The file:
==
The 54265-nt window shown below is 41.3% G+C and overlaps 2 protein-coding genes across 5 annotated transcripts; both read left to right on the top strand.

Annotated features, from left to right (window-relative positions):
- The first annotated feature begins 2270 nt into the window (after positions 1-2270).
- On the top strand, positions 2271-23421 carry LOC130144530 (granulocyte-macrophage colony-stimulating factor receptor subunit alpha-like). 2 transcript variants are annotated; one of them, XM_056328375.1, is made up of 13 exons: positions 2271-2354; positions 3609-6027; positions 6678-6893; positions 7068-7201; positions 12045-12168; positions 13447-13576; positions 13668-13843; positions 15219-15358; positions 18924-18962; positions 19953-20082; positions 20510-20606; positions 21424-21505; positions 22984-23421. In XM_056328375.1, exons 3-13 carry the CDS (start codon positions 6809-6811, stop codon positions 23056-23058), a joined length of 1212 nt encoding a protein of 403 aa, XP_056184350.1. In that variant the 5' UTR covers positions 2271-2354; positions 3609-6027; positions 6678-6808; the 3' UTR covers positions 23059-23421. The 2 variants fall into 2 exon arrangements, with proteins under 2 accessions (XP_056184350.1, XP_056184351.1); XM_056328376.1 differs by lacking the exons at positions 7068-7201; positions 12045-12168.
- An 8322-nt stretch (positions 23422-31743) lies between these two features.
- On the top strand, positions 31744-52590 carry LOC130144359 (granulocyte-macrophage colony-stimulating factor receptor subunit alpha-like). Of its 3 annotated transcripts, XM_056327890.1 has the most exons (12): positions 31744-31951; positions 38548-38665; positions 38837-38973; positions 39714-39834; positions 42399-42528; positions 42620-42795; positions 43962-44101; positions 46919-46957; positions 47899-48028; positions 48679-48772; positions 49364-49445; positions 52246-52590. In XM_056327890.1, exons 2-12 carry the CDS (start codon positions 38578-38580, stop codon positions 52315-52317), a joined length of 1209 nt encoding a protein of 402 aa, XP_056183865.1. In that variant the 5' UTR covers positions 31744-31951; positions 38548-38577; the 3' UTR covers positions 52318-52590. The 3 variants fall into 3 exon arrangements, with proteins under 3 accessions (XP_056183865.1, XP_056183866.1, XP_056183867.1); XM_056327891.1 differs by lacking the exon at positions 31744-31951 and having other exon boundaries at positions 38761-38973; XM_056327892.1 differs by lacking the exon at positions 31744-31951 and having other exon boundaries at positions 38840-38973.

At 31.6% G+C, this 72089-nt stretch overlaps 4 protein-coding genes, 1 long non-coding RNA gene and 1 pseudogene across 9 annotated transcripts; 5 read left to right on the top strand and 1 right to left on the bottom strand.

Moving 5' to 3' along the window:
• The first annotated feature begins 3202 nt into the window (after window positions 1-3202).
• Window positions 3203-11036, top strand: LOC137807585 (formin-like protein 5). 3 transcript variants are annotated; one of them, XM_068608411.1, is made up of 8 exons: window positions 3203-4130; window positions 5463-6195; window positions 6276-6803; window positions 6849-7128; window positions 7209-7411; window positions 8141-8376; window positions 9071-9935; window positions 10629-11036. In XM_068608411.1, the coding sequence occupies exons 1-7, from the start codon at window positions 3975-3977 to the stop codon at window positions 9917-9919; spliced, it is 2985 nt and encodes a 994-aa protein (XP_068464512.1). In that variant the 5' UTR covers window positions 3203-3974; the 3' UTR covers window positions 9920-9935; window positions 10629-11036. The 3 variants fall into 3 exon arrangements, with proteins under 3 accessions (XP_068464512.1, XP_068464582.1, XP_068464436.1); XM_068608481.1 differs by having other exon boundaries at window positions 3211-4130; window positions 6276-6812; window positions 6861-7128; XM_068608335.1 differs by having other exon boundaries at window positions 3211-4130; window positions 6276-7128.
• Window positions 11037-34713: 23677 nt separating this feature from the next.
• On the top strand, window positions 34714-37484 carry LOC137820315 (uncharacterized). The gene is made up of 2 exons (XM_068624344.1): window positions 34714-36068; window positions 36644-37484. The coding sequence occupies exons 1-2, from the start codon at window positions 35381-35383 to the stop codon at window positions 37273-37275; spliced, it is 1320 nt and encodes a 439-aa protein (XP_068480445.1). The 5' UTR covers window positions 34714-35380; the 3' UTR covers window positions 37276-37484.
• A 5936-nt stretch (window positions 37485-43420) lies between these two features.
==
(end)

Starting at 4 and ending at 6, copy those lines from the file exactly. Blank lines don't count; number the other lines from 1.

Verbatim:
- On the top strand, positions 2271-23421 carry LOC130144530 (granulocyte-macrophage colony-stimulating factor receptor subunit alpha-like). 2 transcript variants are annotated; one of them, XM_056328375.1, is made up of 13 exons: positions 2271-2354; positions 3609-6027; positions 6678-6893; positions 7068-7201; positions 12045-12168; positions 13447-13576; positions 13668-13843; positions 15219-15358; positions 18924-18962; positions 19953-20082; positions 20510-20606; positions 21424-21505; positions 22984-23421. In XM_056328375.1, exons 3-13 carry the CDS (start codon positions 6809-6811, stop codon positions 23056-23058), a joined length of 1212 nt encoding a protein of 403 aa, XP_056184350.1. In that variant the 5' UTR covers positions 2271-2354; positions 3609-6027; positions 6678-6808; the 3' UTR covers positions 23059-23421. The 2 variants fall into 2 exon arrangements, with proteins under 2 accessions (XP_056184350.1, XP_056184351.1); XM_056328376.1 differs by lacking the exons at positions 7068-7201; positions 12045-12168.
- An 8322-nt stretch (positions 23422-31743) lies between these two features.
- On the top strand, positions 31744-52590 carry LOC130144359 (granulocyte-macrophage colony-stimulating factor receptor subunit alpha-like). Of its 3 annotated transcripts, XM_056327890.1 has the most exons (12): positions 31744-31951; positions 38548-38665; positions 38837-38973; positions 39714-39834; positions 42399-42528; positions 42620-42795; positions 43962-44101; positions 46919-46957; positions 47899-48028; positions 48679-48772; positions 49364-49445; positions 52246-52590. In XM_056327890.1, exons 2-12 carry the CDS (start codon positions 38578-38580, stop codon positions 52315-52317), a joined length of 1209 nt encoding a protein of 402 aa, XP_056183865.1. In that variant the 5' UTR covers positions 31744-31951; positions 38548-38577; the 3' UTR covers positions 52318-52590. The 3 variants fall into 3 exon arrangements, with proteins under 3 accessions (XP_056183865.1, XP_056183866.1, XP_056183867.1); XM_056327891.1 differs by lacking the exon at positions 31744-31951 and having other exon boundaries at positions 38761-38973; XM_056327892.1 differs by lacking the exon at positions 31744-31951 and having other exon boundaries at positions 38840-38973.